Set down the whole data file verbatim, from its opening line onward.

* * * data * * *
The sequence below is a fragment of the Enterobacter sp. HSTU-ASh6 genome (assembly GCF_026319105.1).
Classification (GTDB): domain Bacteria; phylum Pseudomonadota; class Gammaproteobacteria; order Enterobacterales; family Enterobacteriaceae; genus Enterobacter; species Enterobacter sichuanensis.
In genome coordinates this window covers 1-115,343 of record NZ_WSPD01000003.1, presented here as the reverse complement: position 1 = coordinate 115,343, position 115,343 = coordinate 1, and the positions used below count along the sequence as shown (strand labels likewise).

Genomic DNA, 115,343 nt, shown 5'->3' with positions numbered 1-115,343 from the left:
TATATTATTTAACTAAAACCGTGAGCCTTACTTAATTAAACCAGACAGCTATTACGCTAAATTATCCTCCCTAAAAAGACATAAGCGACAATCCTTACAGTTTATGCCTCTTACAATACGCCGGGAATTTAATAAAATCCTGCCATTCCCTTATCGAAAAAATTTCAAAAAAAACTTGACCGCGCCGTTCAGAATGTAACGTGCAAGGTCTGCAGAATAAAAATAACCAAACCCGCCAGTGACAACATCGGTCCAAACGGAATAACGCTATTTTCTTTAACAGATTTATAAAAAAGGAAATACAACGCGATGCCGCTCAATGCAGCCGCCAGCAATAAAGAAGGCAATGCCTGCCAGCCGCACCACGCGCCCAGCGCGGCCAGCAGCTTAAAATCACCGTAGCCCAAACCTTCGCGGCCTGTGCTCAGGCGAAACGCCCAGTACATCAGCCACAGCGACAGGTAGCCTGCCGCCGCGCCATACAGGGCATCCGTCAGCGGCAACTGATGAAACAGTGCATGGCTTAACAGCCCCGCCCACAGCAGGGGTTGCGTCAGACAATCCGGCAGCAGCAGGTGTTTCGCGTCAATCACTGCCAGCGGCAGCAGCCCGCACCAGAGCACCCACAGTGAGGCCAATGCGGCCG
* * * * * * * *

The sequence below is a fragment of the Enterobacter sp. HSTU-ASh6 genome (assembly GCF_026319105.1).
Classification (GTDB): domain Bacteria; phylum Pseudomonadota; class Gammaproteobacteria; order Enterobacterales; family Enterobacteriaceae; genus Enterobacter; species Enterobacter sichuanensis.
In genome coordinates this window covers 1-115,343 of record NZ_WSPD01000003.1, presented here as the reverse complement: position 1 = coordinate 115,343, position 115,343 = coordinate 1, and the positions used below count along the sequence as shown (strand labels likewise).

Genomic DNA, 115,343 nt, shown 5'->3' with positions numbered 1-115,343 from the left:
TATATTATTTAACTAAAACCGTGAGCCTTACTTAATTAAACCAGACAGCTATTACGCTAAATTATCCTCCCTAAAAAGACATAAGCGACAATCCTTACAGTTTATGCCTCTTACAATACGCCGGGAATTTAATAAAATCCTGCCATTCCCTTATCGAAAAAATTTCAAAAAAAACTTGACCGCGCCGTTCAGAATGTAACGTGCAAGGTCTGCAGAATAAAAATAACCAAACCCGCCAGTGACAACATCGGTCCAAACGGAATAACGCTATTTTCTTTAACAGATTTATAAAAAAGGAAATACAACGCGATGCCGCTCAATGCAGCCGCCAGCAATAAAGAAGGCAATGCCTGCCAGCCGCACCACGCGCCCAGCGCGGCCAGCAGCTTAAAATCACCGTAGCCCAAACCTTCGCGGCCTGTGCTCAGGCGAAACGCCCAGTACATCAGCCACAGCGACAGGTAGCCTGCCGCCGCGCCATACAGGGCATCCGTCAGCGGCAACTGATGAAACAGTGCATGGCTTAACAGCCCCGCCCACAGCAGGGGTTGCGTCAGACAATCCGGCAGCAGCAGGTGTTTCGCGTCAATCACTGCCAGCGGCAGCAGCCCGCACCAGAGCACCCACAGTGAGGCCAATGCGGCCG